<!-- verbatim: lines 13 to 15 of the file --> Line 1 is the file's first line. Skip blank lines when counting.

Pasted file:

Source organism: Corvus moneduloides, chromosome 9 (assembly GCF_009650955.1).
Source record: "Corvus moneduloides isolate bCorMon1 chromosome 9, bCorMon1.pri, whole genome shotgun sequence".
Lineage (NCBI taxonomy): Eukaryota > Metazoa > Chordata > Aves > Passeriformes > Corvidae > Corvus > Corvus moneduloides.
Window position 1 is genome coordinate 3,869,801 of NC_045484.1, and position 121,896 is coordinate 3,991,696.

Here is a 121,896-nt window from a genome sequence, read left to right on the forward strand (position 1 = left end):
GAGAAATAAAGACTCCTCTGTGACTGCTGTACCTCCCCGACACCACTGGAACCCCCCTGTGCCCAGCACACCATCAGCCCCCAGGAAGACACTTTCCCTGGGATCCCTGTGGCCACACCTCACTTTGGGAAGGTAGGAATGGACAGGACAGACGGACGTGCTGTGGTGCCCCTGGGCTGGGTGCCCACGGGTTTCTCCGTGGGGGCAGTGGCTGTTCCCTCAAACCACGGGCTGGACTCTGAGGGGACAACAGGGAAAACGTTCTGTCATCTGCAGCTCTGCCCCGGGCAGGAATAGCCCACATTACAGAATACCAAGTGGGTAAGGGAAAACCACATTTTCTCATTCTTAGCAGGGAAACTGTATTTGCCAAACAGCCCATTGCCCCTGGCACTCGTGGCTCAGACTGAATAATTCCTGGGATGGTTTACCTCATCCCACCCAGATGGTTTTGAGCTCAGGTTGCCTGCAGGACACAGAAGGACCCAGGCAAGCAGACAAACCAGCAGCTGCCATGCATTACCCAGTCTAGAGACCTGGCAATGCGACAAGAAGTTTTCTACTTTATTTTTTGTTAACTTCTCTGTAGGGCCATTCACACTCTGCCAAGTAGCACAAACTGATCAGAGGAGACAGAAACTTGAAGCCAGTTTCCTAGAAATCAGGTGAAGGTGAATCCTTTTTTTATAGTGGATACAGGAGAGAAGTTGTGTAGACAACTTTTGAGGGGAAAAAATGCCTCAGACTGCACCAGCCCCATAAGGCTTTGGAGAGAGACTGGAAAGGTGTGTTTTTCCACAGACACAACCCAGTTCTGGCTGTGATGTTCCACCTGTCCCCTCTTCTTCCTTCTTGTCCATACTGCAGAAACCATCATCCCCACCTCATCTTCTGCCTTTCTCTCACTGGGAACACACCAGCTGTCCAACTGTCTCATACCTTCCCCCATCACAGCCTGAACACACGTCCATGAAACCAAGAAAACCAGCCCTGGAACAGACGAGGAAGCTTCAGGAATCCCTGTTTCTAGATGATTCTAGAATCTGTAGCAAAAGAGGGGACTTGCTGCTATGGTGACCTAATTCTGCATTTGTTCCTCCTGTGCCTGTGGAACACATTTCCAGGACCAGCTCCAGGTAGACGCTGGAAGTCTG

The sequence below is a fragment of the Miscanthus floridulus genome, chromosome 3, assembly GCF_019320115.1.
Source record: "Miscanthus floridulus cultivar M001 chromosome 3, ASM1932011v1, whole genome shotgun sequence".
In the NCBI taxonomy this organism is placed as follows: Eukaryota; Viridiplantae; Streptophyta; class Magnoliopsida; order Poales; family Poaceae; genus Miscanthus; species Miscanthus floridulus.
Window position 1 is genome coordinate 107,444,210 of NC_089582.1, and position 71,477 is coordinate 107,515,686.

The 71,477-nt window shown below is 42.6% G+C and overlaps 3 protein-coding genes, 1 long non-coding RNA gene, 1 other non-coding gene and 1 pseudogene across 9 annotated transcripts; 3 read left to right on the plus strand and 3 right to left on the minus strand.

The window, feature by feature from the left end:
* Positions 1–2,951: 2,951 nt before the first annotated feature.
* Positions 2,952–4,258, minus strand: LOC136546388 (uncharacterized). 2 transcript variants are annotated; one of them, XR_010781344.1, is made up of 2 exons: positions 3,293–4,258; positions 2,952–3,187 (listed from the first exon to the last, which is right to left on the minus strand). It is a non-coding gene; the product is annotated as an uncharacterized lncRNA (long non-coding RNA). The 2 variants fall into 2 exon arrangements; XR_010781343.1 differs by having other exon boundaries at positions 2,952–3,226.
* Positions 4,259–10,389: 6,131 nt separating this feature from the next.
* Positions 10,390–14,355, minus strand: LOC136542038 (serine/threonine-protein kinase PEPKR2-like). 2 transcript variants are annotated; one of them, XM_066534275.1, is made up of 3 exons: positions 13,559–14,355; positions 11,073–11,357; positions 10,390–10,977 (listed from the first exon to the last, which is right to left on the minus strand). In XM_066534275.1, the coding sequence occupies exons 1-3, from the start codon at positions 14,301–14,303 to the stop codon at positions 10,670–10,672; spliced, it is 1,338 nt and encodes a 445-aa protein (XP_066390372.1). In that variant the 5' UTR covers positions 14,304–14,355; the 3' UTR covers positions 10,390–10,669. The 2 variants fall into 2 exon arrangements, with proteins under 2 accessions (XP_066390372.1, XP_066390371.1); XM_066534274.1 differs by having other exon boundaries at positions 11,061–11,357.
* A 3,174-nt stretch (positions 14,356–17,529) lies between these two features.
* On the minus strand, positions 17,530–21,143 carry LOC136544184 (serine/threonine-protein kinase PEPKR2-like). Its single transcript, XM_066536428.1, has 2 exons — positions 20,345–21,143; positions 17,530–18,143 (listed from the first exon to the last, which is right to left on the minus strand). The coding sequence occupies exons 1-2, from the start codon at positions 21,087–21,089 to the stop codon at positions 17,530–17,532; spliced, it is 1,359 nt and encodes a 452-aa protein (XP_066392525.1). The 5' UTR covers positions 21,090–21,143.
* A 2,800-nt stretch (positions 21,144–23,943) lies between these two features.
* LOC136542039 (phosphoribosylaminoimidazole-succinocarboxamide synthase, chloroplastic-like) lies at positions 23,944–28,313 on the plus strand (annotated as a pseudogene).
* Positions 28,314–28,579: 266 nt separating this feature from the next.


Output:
* Positions 1–2,951: 2,951 nt before the first annotated feature.
* Positions 2,952–4,258, minus strand: LOC136546388 (uncharacterized). 2 transcript variants are annotated; one of them, XR_010781344.1, is made up of 2 exons: positions 3,293–4,258; positions 2,952–3,187 (listed from the first exon to the last, which is right to left on the minus strand). It is a non-coding gene; the product is annotated as an uncharacterized lncRNA (long non-coding RNA). The 2 variants fall into 2 exon arrangements; XR_010781343.1 differs by having other exon boundaries at positions 2,952–3,226.
* Positions 4,259–10,389: 6,131 nt separating this feature from the next.